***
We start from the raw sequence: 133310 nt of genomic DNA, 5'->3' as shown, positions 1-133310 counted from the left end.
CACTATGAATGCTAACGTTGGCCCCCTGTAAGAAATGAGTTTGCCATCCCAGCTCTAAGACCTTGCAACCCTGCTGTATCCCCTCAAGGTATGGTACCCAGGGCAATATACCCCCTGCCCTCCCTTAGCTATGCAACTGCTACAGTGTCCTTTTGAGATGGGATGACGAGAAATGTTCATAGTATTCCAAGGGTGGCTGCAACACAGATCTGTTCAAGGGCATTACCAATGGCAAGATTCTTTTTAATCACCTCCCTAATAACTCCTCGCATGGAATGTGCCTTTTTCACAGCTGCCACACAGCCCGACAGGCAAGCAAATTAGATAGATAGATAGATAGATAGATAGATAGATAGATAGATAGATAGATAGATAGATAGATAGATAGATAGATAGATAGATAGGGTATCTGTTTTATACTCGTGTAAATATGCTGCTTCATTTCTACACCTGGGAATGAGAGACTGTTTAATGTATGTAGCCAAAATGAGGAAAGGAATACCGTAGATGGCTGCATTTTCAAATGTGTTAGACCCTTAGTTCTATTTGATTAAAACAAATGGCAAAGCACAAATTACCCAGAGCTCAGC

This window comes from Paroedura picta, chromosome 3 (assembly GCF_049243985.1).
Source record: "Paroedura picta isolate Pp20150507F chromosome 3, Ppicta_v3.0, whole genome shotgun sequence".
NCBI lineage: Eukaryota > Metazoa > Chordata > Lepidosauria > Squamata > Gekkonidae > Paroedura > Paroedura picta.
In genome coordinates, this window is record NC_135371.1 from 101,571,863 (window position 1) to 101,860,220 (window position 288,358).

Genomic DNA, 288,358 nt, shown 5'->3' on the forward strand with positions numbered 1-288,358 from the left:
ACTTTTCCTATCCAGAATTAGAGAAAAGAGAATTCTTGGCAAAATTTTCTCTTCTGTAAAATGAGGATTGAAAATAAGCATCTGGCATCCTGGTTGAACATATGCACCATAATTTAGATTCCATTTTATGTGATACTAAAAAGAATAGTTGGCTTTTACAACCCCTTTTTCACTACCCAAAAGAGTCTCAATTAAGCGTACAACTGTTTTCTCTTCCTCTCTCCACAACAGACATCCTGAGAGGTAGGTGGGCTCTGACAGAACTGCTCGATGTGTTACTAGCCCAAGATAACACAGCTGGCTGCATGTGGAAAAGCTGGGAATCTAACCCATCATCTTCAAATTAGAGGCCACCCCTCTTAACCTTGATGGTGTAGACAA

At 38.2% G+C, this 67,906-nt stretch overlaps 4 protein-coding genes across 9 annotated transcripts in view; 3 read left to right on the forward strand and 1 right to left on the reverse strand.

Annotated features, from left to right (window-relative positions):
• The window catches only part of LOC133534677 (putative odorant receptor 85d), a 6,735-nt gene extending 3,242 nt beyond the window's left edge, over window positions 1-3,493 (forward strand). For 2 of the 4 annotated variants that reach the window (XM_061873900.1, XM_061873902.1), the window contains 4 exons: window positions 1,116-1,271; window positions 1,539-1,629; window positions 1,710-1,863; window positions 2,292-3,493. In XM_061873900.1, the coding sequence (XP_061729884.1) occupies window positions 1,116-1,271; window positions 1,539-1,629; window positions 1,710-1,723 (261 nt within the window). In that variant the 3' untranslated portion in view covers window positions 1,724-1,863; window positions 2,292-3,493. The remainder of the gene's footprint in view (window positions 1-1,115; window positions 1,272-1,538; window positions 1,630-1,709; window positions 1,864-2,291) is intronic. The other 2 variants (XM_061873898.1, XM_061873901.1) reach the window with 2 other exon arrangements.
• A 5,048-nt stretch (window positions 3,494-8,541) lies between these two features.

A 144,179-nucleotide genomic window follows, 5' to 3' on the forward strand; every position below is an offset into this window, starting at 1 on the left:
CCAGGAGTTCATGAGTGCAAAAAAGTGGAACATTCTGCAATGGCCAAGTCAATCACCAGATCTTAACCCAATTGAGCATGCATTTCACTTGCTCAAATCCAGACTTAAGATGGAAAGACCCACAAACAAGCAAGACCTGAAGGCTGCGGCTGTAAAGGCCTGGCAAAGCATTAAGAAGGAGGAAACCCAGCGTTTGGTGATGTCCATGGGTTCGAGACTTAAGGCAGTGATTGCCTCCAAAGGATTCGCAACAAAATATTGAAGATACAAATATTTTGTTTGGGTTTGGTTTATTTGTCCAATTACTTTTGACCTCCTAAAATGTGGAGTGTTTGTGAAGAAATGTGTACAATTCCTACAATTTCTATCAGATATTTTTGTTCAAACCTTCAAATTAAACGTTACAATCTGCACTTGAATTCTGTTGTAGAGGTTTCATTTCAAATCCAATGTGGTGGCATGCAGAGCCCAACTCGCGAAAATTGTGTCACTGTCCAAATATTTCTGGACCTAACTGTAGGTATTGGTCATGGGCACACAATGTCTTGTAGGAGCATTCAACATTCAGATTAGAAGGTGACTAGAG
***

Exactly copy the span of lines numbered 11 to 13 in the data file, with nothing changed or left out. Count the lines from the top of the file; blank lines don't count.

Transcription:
• The window catches only part of LOC133534677 (putative odorant receptor 85d), a 6,735-nt gene extending 3,242 nt beyond the window's left edge, over window positions 1-3,493 (forward strand). For 2 of the 4 annotated variants that reach the window (XM_061873900.1, XM_061873902.1), the window contains 4 exons: window positions 1,116-1,271; window positions 1,539-1,629; window positions 1,710-1,863; window positions 2,292-3,493. In XM_061873900.1, the coding sequence (XP_061729884.1) occupies window positions 1,116-1,271; window positions 1,539-1,629; window positions 1,710-1,723 (261 nt within the window). In that variant the 3' untranslated portion in view covers window positions 1,724-1,863; window positions 2,292-3,493. The remainder of the gene's footprint in view (window positions 1-1,115; window positions 1,272-1,538; window positions 1,630-1,709; window positions 1,864-2,291) is intronic. The other 2 variants (XM_061873898.1, XM_061873901.1) reach the window with 2 other exon arrangements.
• A 5,048-nt stretch (window positions 3,494-8,541) lies between these two features.

A 144,179-nucleotide genomic window follows, 5' to 3' on the forward strand; every position below is an offset into this window, starting at 1 on the left: